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View Full Version : [ubuntu] External Hard Drive Compatibility



murderd2death
June 1st, 2012, 04:23 PM
I'm looking to get my hands on a Seagate 2tb (STAY2000102) or a Western Digital 1.5tb (WDBAAU0015HBK-NESN). Both companies openly deny supporting linux, but I have heard people having no problems with using is as well as people who have had a hard time with them. Is there any way I can make sure that I can use these before I purchase one of them, or maybe a way i can format that drive to were it will be recognized by linux? I have a lenovo b570 laptop with 12.04 ubuntu.

ahallubuntu
June 1st, 2012, 05:04 PM
I would think just about any external drive 2TB or smaller would work automatically in a modern Linux distro - certainly an off-the-shelf drive like the ones you mention. I have use numerous external and portable drives in Linux and never really had any issues.

Ubuntu can handle the FAT32 or NTFS Windows formats just fine; at worst, you can just reformat a new drive with the Linux ext4 format to get the best performance with Linux.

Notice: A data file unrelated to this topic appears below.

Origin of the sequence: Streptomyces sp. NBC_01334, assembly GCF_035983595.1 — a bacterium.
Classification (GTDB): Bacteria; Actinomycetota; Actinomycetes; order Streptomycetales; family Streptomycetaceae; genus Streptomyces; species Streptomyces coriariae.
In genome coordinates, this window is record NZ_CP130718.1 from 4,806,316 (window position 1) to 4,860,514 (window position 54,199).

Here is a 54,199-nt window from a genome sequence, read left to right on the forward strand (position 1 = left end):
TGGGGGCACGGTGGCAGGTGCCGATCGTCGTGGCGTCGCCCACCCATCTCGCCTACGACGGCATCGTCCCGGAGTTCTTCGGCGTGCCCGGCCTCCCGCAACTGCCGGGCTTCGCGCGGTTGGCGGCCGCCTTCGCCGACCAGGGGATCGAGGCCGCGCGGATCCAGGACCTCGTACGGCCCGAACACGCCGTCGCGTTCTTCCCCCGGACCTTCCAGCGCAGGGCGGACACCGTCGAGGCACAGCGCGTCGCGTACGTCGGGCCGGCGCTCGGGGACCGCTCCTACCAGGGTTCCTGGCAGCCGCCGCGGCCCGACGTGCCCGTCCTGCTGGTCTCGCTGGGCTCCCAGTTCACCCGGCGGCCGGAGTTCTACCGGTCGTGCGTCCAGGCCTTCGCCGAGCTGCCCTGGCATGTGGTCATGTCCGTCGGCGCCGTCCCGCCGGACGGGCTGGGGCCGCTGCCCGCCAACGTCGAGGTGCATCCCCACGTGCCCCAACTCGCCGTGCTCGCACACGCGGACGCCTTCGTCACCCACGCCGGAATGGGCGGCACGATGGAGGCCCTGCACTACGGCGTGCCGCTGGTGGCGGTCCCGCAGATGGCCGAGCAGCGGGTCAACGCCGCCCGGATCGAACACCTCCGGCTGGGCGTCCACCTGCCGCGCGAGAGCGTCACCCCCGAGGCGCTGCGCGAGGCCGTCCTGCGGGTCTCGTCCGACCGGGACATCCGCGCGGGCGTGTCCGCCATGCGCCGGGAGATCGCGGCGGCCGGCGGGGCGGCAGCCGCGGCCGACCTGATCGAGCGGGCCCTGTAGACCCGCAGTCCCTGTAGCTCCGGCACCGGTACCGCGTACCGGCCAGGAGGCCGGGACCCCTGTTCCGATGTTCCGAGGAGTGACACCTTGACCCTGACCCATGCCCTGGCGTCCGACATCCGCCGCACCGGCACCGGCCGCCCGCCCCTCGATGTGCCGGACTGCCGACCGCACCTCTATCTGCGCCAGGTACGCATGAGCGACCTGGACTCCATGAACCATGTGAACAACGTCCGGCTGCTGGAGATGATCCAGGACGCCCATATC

Drives over 2TB may have issues due to the size - that's a relatively new size barrier for PCs in general, so the method of accessing them is different than before. They may still work in Linux but I wouldn't guarantee it yet.

inashdeen
June 1st, 2012, 05:36 PM
I have used western digital before, so i can safely say it works. not sure about seagate though. most hard disk is supported by linux, even if its fat or nfts , provided you didnt remove the nfts-3g application. the core problem is not in the hard disk itself, mostly.

usually, hard disk provider provide extra apps like password and multiple file transfer, which only run on windows.

ahallubuntu
June 1st, 2012, 05:50 PM
If the manufacturers claim they support Linux, then they have to answer user questions about Linux. Say you call Seagate about a hard drive issue and call Seagate tech support. The support person you are talking to has to then must be trained in Linux (Ubuntu? Fedora? Which distro?). That costs them extra money (in training) which they have decided isn't worth the investment. Linux users will buy their drives anyway, since they mostly just work automatically.